The CERN summer student programme combines lectures from world-class physicists, engineers and computer scientists with hands-on projects to give an internationally unique development opportunity. Competition for places on the programme is intense.

Savannah Clawson (Manchester) and Neil McBlane (Edinburgh) were awarded places on the 2017 programme. Both are about to go into their final year of integrated masters courses.

“It’s a great place for physics, but I hadn’t expected such diversity,” says Savannah. “I’m getting the opportunity to meet so many people from so many countries and cultures.”

The lecture programme draws speakers from across the CERN community. “They’re a great way to start the day,” says Neil. “I really enjoyed Andrew Cohen’s (Boston) lectures on theoretical concepts in particle physics.” Savannah was in complete agreement, “there was no PowerPoint, just blackboard style – Andrew’s passion came across, he was so engaging.”

Every student is also given a project to complete during the summer programme. Neil is working on the ATLAS calorimeter. “Conceptually, it’s a simple project,” he says, before going on to explain how the 16 sections of the detector are moving apart due to their mass. The distances are tiny, but the effect on the data is considerable and Neil is developing an adjustment that can be applied to the data during processing.

He’s not yet sure what path he’ll follow when he completes his masters; but he’s very clear that the skills and techniques that he’s picked up in Edinburgh, at Caltech during his exchange year, and here at CERN are applicable outside physics.

Savannah’s project is to assess the efficiency of photomultiplier tubes on the Collaps beamline in the Isolde nuclear physics facility. It’s been an interesting, and practical, contrast to the more theoretical content of her course at Manchester, “It’s a very hands-on project with a lot of engineering – I’ve been fixing broken kit by figuring things out; I’ve even learnt to solder. I never imagined doing a project like this – I expected to be programming!”

Neil McBlane

Neil also has an indoor office
(Credit: Neil McBlane)

She hopes to pursue a career in research, probably in industry.

All the student projects are real, and the requirement to get it right could be daunting, but both Savannah and Neil speak very highly of the support and encouragement that they’ve received from their supervisors.

It’s clear that both students are relishing the opportunity to develop new skills and acquire new knowledge, but it’s not all work and no play – the summer student programme is very sociable too.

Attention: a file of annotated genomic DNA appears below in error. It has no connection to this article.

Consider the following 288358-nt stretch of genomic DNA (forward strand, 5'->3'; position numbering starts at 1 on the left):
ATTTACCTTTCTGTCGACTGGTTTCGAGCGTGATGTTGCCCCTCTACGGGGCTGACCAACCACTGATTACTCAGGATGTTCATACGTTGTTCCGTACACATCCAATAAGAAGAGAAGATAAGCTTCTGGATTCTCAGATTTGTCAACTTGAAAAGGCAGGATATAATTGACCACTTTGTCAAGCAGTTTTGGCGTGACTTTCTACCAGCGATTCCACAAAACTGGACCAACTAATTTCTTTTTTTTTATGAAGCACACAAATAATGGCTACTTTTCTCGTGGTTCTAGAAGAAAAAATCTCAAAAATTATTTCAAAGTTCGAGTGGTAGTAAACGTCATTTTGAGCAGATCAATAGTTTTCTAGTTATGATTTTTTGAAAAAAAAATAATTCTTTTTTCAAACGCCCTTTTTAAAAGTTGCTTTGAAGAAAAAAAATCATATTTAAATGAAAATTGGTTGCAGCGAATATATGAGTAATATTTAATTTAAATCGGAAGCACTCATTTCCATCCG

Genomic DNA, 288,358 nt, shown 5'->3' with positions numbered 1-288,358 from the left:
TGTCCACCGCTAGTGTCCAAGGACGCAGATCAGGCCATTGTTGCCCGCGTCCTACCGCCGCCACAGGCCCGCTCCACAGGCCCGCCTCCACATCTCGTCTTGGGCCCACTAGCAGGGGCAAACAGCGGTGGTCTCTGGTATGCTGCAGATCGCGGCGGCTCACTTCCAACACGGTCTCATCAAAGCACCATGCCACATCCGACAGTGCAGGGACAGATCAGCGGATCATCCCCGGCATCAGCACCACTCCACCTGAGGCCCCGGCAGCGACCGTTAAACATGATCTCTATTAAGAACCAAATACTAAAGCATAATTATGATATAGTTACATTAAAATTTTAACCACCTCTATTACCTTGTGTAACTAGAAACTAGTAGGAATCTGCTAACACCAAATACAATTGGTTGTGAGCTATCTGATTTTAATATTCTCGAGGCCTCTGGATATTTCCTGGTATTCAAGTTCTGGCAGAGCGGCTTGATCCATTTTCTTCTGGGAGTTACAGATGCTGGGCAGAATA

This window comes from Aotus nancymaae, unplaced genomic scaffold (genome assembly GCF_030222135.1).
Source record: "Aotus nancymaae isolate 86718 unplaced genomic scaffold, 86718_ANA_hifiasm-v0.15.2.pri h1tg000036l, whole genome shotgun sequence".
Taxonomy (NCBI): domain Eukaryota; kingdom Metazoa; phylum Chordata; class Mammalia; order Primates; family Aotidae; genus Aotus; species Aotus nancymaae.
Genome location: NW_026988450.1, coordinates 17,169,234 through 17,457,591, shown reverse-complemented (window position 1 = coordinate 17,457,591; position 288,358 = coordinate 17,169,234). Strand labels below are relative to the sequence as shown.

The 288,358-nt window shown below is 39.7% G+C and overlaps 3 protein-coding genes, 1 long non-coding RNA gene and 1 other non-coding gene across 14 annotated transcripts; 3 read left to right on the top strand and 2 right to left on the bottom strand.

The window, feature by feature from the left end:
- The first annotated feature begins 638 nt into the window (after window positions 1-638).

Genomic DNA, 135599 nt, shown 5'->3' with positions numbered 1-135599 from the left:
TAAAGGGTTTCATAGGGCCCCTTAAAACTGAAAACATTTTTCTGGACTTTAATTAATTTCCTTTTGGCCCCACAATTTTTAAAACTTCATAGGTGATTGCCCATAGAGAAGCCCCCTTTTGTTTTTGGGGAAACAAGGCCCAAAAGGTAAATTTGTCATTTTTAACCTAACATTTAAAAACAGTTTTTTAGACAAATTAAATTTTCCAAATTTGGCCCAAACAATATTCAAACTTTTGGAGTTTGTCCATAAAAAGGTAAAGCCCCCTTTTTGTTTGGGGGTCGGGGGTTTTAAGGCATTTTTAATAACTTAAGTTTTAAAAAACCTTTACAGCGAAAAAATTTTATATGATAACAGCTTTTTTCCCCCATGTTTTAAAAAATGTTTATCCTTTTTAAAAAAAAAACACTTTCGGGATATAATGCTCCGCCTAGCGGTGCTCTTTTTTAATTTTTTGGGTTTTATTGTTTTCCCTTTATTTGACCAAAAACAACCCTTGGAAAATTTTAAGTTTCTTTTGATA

Myron Huzan took part in the programme last year “My summer at CERN was very rewarding both socially, by making many new friends from all over Europe, and academically by being closely involved in the research group at the ASACUSA Hydrogen beamline. I thoroughly enjoyed my experiences at CERN and from this I wish to pursue a PhD in Condensed Matter or Particle Physics. I’m hoping to narrow down my options during my final year at university.”

Applications for the 2018 Summer Student Programme normally open in October.

 

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IoP Awards

Celebrations

(Credit: Pixabay)

 

Congratulations to Dave Charlton (Birmingham and ATLAS), Guy Wilkinson (Oxford and LHCb) and Nigel Glover (Durham) who have been honoured with awards from the Institute of Physics.

Dave, who was Spokesperson for the ATLAS collaboration until earlier this year, has been awarded the Glazebrook Medal and Prize “for his leadership in experimental work on the electroweak standard model, beginning with the study of Z-boson decays at LEP and culminating in the discovery of the Higgs boson at the LHC.”

Guy, who was Spokesperson for the LHCb experiment until the end of June, has been awarded the Chadwick Medal and Prize “for his outstanding contributions to the experimental study of heavy quarks and CP violation, most especially for his leadership of and decisive contributions to, the LHCb experiment at CERN.”

Nigel has been awarded the Rayleigh Medal and Prize “for pioneering new methods for the application of perturbative quantum chromodynamics to high energy processes involving energetic jets leading to sophisticated simulation codes that are being used to describe LHC data.”

Warmest congratulations to all of you!